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### Course: AP®︎/College Macroeconomics > Unit 6

Lesson 2: Exchange rates# Exchange rate primer

Learn about what an exchange rate is and how to determine the cost of goods in another currency.

## Video transcript

- [Instructor] You are
already likely familiar with the notion that a dollar in the U.S., a U.S. dollar is not
necessarily equivalent to one currency unit in
another country, say one Euro. And so if you were
traveling to that country, and you are holding dollars, and you needed to exchange
those dollars into Euros, you'd say, well how many Euros am I going to get for my dollars? Or if you were European, and you had a certain number of Euro, and you said how many
dollars am I going to get for my Euros, you would be
thinking about the exchange rate. And it's not just about
if you're a tourist or you're traveling,
it's also very important if you're an importer and exporter. If you make, say cars,
in the United States, where all of your costs are in dollars, but you're selling them in Europe where you're getting your
money in terms of Euros, and then you have to convert them back to dollars to pay your costs, well the idea of an
exchange rate matters a lot. And so, first let's make tangible what an exchange rate even looks like. And there's many different
ways of representing it. The first thing to appreciate, if someone says what's the exchange rate for the U.S. dollar, your
next reaction should be, with regards to what other currency? So if I said, what's the exchange rate of the U.S. dollar with
respect to the Euro, you could express that as one U.S. dollar, U.S. dollar, is equal to how many Euros? And at the time of this video, it's actually 0.87 Euros. Now another way to express this is one Euro, one Euro is equal
to how many U.S. dollars? And if you know this first equation, you can figure out the second one. You would essentially just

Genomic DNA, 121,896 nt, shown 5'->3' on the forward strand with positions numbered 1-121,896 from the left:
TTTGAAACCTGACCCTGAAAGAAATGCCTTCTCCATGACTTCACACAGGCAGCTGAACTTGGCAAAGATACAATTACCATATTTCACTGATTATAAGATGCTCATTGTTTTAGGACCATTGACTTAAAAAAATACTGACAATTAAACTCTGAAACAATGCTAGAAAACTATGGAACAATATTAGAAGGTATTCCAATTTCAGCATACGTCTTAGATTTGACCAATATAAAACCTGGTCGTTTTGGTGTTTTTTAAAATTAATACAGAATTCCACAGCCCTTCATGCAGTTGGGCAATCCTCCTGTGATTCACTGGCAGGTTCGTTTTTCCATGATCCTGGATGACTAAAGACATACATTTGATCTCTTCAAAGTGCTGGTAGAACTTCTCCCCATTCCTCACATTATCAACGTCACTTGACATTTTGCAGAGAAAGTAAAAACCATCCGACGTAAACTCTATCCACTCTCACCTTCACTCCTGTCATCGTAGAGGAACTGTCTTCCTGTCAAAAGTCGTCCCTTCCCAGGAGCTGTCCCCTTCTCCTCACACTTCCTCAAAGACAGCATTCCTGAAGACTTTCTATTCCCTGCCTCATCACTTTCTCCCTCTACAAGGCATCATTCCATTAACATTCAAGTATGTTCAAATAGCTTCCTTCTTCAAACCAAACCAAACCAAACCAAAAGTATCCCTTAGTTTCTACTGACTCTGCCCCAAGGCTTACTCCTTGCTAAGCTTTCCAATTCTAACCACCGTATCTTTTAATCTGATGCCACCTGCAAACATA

divide both sides by 0.87. If you divide this by 0.87 you get one. If you divide one by 0.87, you are going to get approximately 1.15. And so at the time of this video, 1.15 U.S. dollars is equal to one Euro. Or another way to think about it is, if you took a dollar
and 15 cents in the U.S. and convert it to Euros,
you would get one Euro. And there's other ways of expressing it. You could say what is the
price of a U.S. dollar, so price of the U.S.
dollar in terms of Euro, in terms of Euro. So this is, how much would it cost to buy one U.S. dollar in terms of Euros? Well you could just
look at this over here, and you could say, well, one U.S. dollar is going
to cost 0.87 Euros. Or you could say 0.87 Euros, Euros per U.S., per U.S. dollar. And if you were to go
the other way around, if you wanted the price of the Euro, price of the Euro in terms, terms of the U.S. dollar, U.S. dollar, well that would be the
other right way around. One Euro would cost $1.15. So this would be 1.15 U.S. dollars, dollars per Euro. Now with all of this out of the way, let's actually do some calculations. Let's imagine that in the United States a yellow box goes for $20. These yellow boxes are in high demand. Someone from Europe wants to